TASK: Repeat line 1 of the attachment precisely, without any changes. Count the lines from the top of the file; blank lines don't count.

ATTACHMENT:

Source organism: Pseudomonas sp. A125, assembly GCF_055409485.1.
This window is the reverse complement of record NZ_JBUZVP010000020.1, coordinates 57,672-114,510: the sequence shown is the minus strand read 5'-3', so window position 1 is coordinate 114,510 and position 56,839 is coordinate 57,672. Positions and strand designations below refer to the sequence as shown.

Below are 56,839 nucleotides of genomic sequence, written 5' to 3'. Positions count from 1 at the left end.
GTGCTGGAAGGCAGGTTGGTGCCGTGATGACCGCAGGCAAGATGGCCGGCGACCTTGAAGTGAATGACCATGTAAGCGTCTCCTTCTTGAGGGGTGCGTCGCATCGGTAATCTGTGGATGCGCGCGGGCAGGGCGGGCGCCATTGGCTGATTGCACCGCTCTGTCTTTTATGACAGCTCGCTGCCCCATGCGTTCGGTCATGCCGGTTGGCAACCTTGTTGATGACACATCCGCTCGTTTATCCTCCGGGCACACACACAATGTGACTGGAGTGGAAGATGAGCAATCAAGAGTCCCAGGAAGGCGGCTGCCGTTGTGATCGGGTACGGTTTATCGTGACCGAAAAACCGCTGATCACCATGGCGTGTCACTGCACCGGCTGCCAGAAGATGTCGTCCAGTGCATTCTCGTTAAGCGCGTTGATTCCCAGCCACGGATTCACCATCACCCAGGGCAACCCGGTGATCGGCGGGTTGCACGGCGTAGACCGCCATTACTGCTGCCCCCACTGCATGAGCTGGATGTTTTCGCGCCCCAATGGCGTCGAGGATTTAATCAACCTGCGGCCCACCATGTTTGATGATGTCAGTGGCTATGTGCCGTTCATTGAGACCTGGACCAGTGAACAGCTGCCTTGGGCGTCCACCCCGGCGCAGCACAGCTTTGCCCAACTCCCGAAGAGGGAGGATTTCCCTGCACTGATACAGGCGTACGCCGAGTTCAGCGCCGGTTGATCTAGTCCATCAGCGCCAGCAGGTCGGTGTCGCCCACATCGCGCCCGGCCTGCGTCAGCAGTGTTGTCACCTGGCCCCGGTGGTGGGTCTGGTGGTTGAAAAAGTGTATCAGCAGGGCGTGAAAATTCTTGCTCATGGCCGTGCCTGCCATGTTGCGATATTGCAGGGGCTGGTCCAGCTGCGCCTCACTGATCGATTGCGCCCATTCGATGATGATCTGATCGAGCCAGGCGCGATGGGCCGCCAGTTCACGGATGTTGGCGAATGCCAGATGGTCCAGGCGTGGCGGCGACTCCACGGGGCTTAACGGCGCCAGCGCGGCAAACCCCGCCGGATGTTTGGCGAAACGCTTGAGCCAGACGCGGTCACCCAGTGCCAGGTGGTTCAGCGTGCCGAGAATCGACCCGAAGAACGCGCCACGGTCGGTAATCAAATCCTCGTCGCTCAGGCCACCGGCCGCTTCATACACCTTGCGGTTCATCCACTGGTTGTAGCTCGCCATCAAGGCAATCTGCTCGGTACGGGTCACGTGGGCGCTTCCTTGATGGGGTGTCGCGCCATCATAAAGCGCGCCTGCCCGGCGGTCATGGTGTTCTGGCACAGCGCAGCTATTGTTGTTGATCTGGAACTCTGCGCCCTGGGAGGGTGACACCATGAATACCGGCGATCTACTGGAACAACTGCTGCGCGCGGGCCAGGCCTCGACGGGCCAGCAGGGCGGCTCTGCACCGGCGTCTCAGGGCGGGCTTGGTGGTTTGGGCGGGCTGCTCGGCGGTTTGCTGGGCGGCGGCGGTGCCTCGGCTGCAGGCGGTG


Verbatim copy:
Source organism: Pseudomonas sp. A125, assembly GCF_055409485.1.